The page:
Visible to the public TWC: Medium: Collaborative: Aspire: Leveraging Automated Synthesis Technologies for Enhancing System SecurityConflict Detection Enabled

Project Details

Lead PI

Performance Period

Aug 01, 2014 - Jul 31, 2018


University of California-Berkeley

Award Number

Designing secure systems and validating security of existing systems are hard challenges facing our society. For implementing secure applications, a serious stumbling block lies in the generation of a correct system specification for a security policy. It is non-trivial for both system designers and end users to express their intent in terms of formal logic. Similar challenges plague users' trying to validate security properties of existing applications, such as web or cloud based services, which often have no formal specifications. Thus, there is an urgent need for mechanisms that can bridge the gap between expressions of user intent and system specifications. This research designs an approach and a system called Aspire that is able to translate user intent into security specifications.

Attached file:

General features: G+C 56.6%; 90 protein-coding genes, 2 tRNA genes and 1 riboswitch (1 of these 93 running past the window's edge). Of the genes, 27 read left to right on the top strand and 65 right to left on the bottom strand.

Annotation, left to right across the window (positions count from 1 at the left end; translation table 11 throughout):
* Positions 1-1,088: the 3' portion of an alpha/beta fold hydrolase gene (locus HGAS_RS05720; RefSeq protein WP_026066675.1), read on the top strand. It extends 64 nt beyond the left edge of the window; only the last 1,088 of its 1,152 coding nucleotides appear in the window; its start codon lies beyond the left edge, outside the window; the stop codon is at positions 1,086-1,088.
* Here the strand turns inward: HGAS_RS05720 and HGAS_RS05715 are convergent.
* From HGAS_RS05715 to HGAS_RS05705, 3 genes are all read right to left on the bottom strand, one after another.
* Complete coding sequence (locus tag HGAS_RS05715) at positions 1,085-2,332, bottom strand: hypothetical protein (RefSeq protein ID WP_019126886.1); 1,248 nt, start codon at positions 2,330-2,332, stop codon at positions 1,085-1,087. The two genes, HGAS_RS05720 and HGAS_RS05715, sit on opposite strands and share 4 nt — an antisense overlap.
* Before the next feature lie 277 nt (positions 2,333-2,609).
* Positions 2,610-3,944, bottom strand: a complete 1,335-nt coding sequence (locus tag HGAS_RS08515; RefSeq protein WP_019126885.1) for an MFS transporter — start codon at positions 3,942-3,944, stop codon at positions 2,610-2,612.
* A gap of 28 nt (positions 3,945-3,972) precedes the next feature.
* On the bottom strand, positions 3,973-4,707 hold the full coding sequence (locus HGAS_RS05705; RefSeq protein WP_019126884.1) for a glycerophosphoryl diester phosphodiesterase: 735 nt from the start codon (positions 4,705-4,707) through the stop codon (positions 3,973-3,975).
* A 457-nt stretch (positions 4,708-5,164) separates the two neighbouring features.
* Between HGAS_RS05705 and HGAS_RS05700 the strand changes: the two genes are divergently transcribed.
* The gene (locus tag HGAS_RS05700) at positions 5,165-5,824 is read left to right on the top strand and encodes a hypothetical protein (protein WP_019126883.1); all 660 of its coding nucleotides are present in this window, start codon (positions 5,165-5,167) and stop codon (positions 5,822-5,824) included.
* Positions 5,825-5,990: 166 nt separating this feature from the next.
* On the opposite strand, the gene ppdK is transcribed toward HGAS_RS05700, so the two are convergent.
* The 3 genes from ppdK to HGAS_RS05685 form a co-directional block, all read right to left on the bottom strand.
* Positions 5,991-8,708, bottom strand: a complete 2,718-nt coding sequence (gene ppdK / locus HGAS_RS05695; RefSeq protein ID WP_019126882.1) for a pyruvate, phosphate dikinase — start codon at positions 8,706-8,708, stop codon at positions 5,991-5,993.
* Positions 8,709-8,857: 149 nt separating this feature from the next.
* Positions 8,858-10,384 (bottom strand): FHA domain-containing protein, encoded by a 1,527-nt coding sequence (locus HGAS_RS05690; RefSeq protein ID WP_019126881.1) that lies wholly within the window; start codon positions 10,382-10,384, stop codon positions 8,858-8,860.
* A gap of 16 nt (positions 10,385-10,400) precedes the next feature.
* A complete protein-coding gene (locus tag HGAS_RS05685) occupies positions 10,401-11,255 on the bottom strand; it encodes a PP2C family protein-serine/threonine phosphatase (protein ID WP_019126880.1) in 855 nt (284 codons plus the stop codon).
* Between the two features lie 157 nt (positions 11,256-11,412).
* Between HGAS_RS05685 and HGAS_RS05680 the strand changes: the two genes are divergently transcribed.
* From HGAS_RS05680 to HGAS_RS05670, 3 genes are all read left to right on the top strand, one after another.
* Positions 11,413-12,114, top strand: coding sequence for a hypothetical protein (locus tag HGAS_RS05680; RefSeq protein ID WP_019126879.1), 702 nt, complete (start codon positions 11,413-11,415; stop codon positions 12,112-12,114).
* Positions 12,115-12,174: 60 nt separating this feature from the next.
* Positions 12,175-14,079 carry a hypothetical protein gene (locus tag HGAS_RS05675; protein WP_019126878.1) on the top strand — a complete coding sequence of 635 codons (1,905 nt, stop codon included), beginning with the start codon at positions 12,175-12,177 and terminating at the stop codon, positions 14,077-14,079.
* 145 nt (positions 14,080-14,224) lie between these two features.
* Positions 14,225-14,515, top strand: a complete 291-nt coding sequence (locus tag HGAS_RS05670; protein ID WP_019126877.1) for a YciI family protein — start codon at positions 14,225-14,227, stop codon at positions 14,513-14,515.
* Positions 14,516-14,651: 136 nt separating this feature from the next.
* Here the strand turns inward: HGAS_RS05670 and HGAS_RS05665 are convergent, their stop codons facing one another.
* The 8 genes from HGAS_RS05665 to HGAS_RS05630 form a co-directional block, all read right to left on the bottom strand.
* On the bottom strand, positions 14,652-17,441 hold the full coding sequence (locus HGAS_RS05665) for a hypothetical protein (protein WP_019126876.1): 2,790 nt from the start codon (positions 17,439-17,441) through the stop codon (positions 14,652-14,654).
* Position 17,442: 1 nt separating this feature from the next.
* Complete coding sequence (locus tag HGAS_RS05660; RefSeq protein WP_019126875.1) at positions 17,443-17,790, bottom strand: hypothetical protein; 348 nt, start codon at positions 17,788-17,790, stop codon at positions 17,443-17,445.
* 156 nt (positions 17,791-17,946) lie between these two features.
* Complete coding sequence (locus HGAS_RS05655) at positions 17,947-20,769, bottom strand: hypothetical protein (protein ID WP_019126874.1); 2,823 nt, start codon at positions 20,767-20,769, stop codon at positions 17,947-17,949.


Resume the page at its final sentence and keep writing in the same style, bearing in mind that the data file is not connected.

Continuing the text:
Aspire takes as input, expressions of user intent such as a system demonstration, application input-output examples, or natural language. Aspire leverages recent developments in the field of automated synthesis technologies that can consider such examples of user intent as input to the synthesis of security specifications. Aspire combines such inputs, along with a domain specific language for security applications, to synthesize a candidate set of possible outputs. The user can either choose a candidate output or provide more examples to guide the synthesis process. In this iterative fashion, the user can generate system specifications, policies, or properties. Aspire uses concepts from the domain of formal methods, machine learning, and programming languages to perform synthesis. Aspire is applicable to a variety of domains including web, mobile, and cloud applications. The output of Aspire's synthesis can either be used for analyzing security vulnerabilities, or for compilation and testing with real systems.